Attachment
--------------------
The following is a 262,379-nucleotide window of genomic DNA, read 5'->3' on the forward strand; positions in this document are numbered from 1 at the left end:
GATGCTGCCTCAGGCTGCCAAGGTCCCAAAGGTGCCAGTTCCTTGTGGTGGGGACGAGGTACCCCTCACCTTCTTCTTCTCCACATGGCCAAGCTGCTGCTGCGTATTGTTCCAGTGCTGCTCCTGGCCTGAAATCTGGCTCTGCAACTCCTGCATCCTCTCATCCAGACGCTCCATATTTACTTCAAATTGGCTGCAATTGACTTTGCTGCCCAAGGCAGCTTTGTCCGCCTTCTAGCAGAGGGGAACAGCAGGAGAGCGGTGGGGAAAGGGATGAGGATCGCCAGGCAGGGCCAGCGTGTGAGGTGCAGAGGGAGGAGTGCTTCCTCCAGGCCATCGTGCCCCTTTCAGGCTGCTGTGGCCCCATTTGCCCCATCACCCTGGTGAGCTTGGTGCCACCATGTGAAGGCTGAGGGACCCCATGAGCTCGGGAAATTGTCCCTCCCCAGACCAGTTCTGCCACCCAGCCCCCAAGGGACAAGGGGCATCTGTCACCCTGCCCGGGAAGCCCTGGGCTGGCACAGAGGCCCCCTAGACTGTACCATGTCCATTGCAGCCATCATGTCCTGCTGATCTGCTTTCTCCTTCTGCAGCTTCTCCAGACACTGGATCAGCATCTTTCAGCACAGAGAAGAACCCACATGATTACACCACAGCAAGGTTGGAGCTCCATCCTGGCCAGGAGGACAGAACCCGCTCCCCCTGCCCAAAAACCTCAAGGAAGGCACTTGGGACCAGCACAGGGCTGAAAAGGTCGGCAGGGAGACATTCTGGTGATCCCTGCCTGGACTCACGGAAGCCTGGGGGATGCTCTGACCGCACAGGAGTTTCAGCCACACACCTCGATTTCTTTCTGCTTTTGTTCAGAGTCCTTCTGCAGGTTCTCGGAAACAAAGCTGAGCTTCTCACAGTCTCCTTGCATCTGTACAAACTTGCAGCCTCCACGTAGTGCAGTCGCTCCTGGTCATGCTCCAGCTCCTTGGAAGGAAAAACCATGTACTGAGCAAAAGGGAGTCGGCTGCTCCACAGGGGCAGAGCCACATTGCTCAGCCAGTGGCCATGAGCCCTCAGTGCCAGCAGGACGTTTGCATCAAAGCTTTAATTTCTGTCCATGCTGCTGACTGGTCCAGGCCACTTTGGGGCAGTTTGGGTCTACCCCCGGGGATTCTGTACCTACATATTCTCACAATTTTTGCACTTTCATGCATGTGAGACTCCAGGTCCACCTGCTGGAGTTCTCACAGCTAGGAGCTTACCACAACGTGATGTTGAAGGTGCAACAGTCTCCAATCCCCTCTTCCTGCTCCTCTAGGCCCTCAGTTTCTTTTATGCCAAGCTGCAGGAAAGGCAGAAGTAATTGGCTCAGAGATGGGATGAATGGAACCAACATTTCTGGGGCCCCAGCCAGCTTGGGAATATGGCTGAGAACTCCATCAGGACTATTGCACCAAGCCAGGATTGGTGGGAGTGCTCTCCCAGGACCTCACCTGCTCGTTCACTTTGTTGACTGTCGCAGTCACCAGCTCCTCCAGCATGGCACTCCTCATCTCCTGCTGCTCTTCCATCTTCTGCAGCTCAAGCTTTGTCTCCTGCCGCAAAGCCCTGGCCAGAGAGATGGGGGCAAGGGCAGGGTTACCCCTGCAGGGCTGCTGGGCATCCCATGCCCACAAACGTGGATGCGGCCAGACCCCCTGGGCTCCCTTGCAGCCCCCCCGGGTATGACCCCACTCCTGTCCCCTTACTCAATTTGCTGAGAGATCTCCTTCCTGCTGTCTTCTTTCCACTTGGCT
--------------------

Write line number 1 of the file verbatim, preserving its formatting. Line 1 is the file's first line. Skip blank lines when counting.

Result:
The following is a 262,379-nucleotide window of genomic DNA, read 5'->3' on the forward strand; positions in this document are numbered from 1 at the left end: